One of the holy grails of solar cell technology may have been found, with researchers at UCLA announcing they have created a new organic polymer that produces electricity, is nearly transparent and is more durable and malleable than silicon. The applications are mind-boggling. Windows that produce electricity. Buildings wrapped in transparent solar cells... "Someday the geopolitics of oil will be irrelevant. Perhaps not in our lifetime, but someday.
(A solar film) harvests light and turns it into electricity. In our case, we harvest only the infrared part," says Professor Yang Yang at UCLA's California Nanosystems Institute, who has headed up the research on the new photovoltaic polymer. Absorbing only the infrared light, he explains, means the material doesn't have to be dark or black or blue, like most silicon photovoltaic panels. It can be clear. "We have developed a material that absorbs infrared and is all transparent to the visible light."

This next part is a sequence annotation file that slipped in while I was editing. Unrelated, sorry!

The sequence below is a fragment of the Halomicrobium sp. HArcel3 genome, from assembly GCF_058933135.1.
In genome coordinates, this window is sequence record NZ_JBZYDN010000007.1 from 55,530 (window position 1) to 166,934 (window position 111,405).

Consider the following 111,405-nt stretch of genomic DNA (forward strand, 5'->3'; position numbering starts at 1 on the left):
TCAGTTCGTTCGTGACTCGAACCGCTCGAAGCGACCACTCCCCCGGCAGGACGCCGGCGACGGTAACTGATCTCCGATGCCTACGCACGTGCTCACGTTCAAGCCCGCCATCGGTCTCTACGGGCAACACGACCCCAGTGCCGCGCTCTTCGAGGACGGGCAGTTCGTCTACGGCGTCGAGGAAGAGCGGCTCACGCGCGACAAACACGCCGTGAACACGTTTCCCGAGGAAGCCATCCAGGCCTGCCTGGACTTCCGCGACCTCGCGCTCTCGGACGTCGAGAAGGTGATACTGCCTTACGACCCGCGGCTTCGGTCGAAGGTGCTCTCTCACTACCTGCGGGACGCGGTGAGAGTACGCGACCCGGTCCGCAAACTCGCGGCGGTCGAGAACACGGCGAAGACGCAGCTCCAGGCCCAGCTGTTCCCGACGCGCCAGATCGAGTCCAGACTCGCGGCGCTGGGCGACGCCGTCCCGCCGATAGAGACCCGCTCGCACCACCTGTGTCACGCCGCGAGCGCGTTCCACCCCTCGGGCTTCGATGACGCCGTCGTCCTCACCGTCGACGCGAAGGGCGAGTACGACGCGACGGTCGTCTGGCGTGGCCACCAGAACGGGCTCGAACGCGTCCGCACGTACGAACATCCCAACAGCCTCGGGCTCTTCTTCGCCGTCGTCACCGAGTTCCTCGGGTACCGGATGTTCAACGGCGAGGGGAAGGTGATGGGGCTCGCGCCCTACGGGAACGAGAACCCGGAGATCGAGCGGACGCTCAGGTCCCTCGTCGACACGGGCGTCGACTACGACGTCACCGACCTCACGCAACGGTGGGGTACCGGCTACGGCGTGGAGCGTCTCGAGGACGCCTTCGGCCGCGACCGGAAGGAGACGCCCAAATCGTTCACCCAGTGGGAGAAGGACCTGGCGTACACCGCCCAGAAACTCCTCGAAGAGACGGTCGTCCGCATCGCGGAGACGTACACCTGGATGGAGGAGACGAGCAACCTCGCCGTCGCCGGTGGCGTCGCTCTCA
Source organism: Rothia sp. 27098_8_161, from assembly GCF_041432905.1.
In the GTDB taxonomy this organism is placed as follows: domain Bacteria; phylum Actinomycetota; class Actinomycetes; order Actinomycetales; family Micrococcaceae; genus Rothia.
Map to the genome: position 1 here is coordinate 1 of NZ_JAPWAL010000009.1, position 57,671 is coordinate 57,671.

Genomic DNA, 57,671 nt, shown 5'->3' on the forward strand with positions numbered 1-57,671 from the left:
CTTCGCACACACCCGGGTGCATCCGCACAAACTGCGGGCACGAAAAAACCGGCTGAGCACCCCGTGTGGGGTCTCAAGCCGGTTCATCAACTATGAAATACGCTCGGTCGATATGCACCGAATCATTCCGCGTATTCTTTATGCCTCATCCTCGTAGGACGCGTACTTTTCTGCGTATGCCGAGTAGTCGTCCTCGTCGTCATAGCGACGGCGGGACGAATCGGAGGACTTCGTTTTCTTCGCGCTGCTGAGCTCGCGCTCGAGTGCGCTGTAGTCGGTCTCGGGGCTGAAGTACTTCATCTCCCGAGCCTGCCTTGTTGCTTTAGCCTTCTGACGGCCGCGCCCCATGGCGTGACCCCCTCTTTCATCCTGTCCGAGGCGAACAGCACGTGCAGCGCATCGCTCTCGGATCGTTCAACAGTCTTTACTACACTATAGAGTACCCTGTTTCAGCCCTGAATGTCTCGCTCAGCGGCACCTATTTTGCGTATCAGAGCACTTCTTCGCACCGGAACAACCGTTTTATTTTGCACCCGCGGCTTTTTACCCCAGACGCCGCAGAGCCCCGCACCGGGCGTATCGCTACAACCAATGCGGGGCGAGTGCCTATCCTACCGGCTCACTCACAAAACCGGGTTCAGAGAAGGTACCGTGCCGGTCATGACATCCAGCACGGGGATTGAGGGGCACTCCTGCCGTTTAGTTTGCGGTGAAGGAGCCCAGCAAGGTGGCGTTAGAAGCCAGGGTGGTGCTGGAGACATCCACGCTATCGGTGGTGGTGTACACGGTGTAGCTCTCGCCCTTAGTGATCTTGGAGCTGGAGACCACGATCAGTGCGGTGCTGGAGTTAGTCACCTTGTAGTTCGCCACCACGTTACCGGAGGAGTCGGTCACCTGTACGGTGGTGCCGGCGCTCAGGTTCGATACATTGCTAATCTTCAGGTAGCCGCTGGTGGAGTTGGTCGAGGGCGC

"And then we also invented a new electrode, a metal, that is also transparent. So we created a new solar cell," Yang adds. Well, the metal is actually not transparent, Yang points out; it's just so small that you can't see it. The new polymer incorporates silver nanowires about 0.1 microns thick...
12 November 2012
Transparent solar film
As reported at PhysOrg: